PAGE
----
March 6, 2009 By Nicole Casal Moore
Putting idle servers to sleep when they're not in use is part of University of Michigan researchers' plan to save up to 75 percent of the energy that power-hungry computer data centers consume.
Data centers, central to the nation's cyberinfrastructure, house computing, networking and storage equipment. Each time you make an ATM withdrawal, search the Internet or make a cell phone call, your request is routed through a data center.
Thomas Wenisch, assistant professor in the department of Electrical Engineering and Computer Science, and students David Meisner and Brian Gold will present a paper about improving the energy efficiency of data center computer systems on March 10 at the International Conference on Architectural Support for Programming Languages and Operating Systems in Washington, D.C.
Wenisch and the students analyzed data center workloads and power consumption and used mathematical modeling to develop their approach.
The approach includes PowerNap, the plan to put idle servers to sleep, and RAILS, a more efficient power supplying technique. (RAILS stands for Redundant Array for Inexpensive Load Sharing.)
The Environmental Protection Agency expects the energy consumption of the nation's data centers to exceed 100 billion kWh by 2011, for an annual electricity cost of $7.4 billion. Those figures are about twice what they were in 2006, when data centers already drew more electricity than 5.8 million U.S. households.
Data centers waste most of the energy they draw. The facilities are inefficient because they must be ready for peak processing demands much higher than the average demand.
"For the typical industrial data center, the average utilization is 20 to 30 percent. The computers are spending about four-fifths of their time doing nothing," Wenisch said. "And the way we build these computers today, they're still using 60 percent of peak power even when they're doing nothing."
Techniques employed today such as dynamic frequency and voltage scaling don't do enough to conserve power, the researchers say. Instead, servers could sleep periodically like ordinary laptops.
They would have to slumber and wake exceedingly fast, Wenisch says. His detailed analysis of 600 servers illustrates the sporadic and sparse demands on data center servers. Their average idle period is mere hundreds of milliseconds. Their average busy period is even shorter, at tens of milliseconds. A millisecond is one-thousandth of a second.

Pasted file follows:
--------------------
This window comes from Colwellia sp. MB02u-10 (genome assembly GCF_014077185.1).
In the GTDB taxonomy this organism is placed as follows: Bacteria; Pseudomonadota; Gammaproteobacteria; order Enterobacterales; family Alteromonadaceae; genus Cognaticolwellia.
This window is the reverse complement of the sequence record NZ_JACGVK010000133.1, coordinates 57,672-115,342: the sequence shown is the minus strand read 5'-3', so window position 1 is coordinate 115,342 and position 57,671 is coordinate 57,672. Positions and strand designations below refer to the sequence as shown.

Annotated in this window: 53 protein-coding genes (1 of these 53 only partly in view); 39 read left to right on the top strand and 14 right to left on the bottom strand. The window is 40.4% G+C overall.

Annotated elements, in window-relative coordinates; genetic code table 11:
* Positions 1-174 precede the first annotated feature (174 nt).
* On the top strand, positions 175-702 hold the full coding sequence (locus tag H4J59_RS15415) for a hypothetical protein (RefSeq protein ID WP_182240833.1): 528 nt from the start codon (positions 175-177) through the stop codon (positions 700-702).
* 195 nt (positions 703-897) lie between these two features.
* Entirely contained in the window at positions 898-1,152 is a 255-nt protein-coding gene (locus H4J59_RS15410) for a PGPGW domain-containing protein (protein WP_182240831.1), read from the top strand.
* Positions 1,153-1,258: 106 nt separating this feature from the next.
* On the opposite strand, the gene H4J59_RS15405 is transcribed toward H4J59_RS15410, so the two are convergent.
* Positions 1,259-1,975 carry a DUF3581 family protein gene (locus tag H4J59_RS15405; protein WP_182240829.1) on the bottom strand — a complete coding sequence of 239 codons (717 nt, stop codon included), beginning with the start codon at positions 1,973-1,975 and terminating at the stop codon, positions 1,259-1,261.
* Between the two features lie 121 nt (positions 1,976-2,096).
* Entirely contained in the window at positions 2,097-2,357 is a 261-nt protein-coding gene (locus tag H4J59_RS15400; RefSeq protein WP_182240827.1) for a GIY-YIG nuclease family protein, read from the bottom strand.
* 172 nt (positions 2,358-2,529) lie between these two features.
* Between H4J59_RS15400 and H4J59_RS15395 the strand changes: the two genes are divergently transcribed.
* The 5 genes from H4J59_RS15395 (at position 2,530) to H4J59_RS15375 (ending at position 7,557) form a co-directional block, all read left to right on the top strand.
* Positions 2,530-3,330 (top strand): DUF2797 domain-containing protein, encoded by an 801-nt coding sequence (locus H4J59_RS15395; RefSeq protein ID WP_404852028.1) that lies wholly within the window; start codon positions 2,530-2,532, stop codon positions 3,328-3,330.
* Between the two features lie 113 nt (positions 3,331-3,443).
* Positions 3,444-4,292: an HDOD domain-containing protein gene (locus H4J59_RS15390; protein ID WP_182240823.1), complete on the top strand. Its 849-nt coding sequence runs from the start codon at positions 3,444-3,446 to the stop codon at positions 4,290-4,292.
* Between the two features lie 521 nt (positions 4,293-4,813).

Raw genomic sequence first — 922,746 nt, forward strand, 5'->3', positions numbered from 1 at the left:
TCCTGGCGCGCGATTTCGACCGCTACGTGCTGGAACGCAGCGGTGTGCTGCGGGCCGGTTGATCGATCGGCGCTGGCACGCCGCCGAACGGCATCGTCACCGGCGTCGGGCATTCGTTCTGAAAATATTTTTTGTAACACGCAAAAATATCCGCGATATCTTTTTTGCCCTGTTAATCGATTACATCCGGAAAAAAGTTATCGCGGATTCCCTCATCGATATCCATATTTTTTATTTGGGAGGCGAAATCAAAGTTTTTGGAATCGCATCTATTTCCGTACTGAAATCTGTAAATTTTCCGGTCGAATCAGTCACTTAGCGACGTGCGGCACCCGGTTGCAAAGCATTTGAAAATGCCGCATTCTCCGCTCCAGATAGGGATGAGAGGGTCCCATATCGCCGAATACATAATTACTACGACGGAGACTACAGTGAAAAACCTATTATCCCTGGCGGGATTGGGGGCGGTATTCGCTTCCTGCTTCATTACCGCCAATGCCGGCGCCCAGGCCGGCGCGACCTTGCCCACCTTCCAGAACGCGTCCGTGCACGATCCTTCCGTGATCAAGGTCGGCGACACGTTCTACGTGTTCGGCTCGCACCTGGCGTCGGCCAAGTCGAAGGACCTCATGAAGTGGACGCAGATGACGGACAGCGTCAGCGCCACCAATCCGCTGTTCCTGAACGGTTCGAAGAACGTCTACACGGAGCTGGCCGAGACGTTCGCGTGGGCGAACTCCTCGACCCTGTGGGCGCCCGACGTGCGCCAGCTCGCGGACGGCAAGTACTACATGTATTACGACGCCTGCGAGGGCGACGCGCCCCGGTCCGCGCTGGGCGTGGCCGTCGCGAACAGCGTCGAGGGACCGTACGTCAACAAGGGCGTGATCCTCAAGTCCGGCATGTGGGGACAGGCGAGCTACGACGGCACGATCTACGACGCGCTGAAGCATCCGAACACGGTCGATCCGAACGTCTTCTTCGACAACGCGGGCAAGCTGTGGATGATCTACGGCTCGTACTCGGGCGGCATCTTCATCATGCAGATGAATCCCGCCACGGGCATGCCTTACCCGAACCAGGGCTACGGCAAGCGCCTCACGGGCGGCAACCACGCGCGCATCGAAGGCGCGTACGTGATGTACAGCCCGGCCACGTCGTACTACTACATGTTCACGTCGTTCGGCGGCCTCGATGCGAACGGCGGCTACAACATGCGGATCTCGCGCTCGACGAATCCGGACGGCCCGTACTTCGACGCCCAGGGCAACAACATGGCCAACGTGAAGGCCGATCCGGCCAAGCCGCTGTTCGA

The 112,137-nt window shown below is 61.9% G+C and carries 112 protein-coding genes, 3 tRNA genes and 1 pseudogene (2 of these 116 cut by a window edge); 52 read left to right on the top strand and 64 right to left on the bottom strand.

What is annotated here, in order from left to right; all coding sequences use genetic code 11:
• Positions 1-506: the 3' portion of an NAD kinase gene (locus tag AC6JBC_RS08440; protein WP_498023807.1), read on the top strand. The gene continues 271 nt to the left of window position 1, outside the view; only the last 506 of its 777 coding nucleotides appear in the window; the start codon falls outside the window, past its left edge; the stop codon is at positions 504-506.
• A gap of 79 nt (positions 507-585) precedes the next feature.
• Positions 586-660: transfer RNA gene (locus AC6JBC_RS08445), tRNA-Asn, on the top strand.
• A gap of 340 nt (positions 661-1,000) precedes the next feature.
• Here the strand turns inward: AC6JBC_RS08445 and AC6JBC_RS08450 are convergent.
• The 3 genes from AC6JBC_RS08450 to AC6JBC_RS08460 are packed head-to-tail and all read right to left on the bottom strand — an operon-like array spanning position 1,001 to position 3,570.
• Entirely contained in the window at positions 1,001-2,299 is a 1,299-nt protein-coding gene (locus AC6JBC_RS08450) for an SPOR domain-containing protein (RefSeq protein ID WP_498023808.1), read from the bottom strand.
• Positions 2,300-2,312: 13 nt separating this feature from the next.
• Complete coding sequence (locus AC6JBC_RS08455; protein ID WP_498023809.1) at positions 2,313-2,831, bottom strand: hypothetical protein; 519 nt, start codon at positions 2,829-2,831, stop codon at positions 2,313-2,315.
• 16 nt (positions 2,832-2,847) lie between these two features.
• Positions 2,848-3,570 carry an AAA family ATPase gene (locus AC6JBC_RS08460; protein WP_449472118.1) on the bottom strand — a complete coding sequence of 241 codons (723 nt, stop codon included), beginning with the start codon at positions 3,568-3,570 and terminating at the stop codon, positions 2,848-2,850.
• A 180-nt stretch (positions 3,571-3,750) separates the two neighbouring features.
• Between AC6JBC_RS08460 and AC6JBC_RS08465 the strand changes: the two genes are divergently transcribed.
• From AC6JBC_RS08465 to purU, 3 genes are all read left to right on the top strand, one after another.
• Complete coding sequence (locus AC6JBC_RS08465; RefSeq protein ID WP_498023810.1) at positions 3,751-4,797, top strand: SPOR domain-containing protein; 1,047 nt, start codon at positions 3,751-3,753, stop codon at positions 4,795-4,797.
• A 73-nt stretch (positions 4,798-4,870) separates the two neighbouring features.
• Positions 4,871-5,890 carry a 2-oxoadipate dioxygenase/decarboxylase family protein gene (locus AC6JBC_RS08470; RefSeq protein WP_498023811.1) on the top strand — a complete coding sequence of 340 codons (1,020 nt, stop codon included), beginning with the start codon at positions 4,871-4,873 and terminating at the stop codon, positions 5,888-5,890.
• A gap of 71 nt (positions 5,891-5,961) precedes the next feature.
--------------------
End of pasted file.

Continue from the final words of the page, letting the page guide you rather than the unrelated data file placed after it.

While PowerNap would require a new operating system to coordinate the instantaneous sleeping and waking, most of the other technologies that would make this possible already exist, Wenisch says.
"There aren't really technological barriers to achieving this," Wenisch said. "The individual components know how to go to sleep fast. Engineers have developed that technology for laptops and smart phones. But the pieces haven't been used in servers where you don't have a user closing the lid. The components are out there, but the system needs to be redesigned."
While the computer parts might not be hard to find, the power supply would need to be overhauled for PowerNap to work properly, the researchers say. Their new RAILS technique addresses this problem.
Today's power supply technique for stacking "blade-based" servers connects about 16 computers to a handful of 2,250-watt power supplies. The arrangement is inefficient unless the machines are running full steam.
To cut down on the power loss, RAILS would replace the one 2,250-watt power supply with a bunch of smaller, 500-watt power supplies. RAILS would be a necessary complement to PowerNap because without it, even sleeping servers would waste energy.
"Together, these approaches can help make data centers green and solve these big energy efficiency challenges," Wenisch said.
This research is funded by the National Science Foundation and Intel. The paper is called "PowerNap: Eliminating Server Idle Power."
This Digital Communities white paper highlights discussions with IT officials in four counties that have adopted shared services models. Our aim was to learn about the obstacles these governments have faced when it comes to shared services and what it takes to overcome those roadblocks. We also spoke with several members of the IT industry who have thought long and hard about these issues. The paper offers some best practices for shared government-to-government services, but also points out challenges that government and industry still must overcome before this model gains widespread adoption.